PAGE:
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The U.S. Justice Department proposed on Wednesday that Congress curb protections that have benefited big tech companies like Google and Facebook for decades, according to the Wall Street Journal.
“The goal of the proposal, which is being finalized, is to push tech companies to address criminal content on their platforms and boost transparency for users when the outlets take down lawful material, the senior Justice Department official said, speaking on condition of anonymity. But to become law, U.S. lawmakers would need to propose and approve legislation based on the department’s recommendations.”
President Donald Trump has previously said he wants to “remove or change” Section 230 of the 1996 Communications Decency Act, which does not generally hold platforms responsible for what their users post and allows them to moderate the content as they see it.
Also today, Senator Josh Hawley and three other Republicans introduced a bill that would allow people to sue tech companies if they feel that their speech has been censored, per WSJ.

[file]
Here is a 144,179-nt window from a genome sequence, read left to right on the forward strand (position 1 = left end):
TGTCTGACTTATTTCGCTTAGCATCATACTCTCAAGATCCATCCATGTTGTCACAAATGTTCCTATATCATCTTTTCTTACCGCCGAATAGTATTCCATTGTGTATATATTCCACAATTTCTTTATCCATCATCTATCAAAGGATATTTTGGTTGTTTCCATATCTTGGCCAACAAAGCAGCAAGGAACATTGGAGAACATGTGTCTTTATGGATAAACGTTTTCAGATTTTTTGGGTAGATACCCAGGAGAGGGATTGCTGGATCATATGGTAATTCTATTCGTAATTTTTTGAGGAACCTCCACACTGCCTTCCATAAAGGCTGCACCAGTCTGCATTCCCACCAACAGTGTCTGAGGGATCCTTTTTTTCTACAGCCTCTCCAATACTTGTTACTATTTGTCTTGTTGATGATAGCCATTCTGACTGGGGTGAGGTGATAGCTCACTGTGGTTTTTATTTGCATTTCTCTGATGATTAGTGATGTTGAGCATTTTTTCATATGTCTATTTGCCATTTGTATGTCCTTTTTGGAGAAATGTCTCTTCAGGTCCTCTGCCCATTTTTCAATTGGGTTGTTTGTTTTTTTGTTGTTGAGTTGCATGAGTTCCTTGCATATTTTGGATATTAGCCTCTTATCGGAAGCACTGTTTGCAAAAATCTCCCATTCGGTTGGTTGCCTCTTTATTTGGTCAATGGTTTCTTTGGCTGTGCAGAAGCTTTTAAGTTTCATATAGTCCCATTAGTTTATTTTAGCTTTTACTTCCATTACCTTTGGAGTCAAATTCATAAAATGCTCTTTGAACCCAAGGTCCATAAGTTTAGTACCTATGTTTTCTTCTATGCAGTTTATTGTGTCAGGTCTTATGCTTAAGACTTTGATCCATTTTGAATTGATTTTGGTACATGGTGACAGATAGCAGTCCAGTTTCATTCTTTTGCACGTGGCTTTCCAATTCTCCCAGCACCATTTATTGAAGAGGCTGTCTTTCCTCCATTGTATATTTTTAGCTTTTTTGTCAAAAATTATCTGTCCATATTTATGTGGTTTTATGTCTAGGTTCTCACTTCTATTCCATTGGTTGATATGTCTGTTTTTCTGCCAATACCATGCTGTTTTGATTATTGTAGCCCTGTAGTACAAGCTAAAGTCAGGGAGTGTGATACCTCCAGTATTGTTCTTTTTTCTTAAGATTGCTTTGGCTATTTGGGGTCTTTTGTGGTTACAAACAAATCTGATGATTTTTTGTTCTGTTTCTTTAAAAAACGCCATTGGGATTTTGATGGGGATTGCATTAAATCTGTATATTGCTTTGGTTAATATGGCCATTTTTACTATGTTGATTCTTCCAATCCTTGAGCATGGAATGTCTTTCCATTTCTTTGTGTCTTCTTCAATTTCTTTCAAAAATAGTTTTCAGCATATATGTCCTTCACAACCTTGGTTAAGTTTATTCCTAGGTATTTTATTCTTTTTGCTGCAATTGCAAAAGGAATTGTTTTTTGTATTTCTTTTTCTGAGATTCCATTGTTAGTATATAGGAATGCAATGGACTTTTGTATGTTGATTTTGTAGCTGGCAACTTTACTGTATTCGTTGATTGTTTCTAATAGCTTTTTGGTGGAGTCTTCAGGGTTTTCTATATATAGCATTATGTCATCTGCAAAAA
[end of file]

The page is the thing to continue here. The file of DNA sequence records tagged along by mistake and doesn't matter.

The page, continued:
Policing what is posted on social media and who the responsible party is has been a controversial topic over the past few weeks. Trump has raised issues with Twitter for tagging his tweet about mail-in voting. Yesterday, Google reportedly threatened to demonetize the conservative publication The Federalist over its comments section.
Each social media platform has taken a different approach, including which will allow political ads.
Almost everyone agrees that online content includes comments from anonymous trolls looking to make others as miserable as they are. But I have doubts these changes will have much impact. In Google’s case, how will they decide what sites they will demonetize? Because comment sections are mostly terrible across the web. Including on Google’s own YouTube. In fact, that could be the worst of them all.
If the Justice Department’s proposal is approved, will tech companies fairly rule which content is “criminal” and boost transparency? Especially as tech companies are constantly under fire, and oftentimes, rightfully so, for picking and choosing sides.
This all seems like a step in the right direction on the surface, but when you look into it more, it could cause even more chaos and outrage online.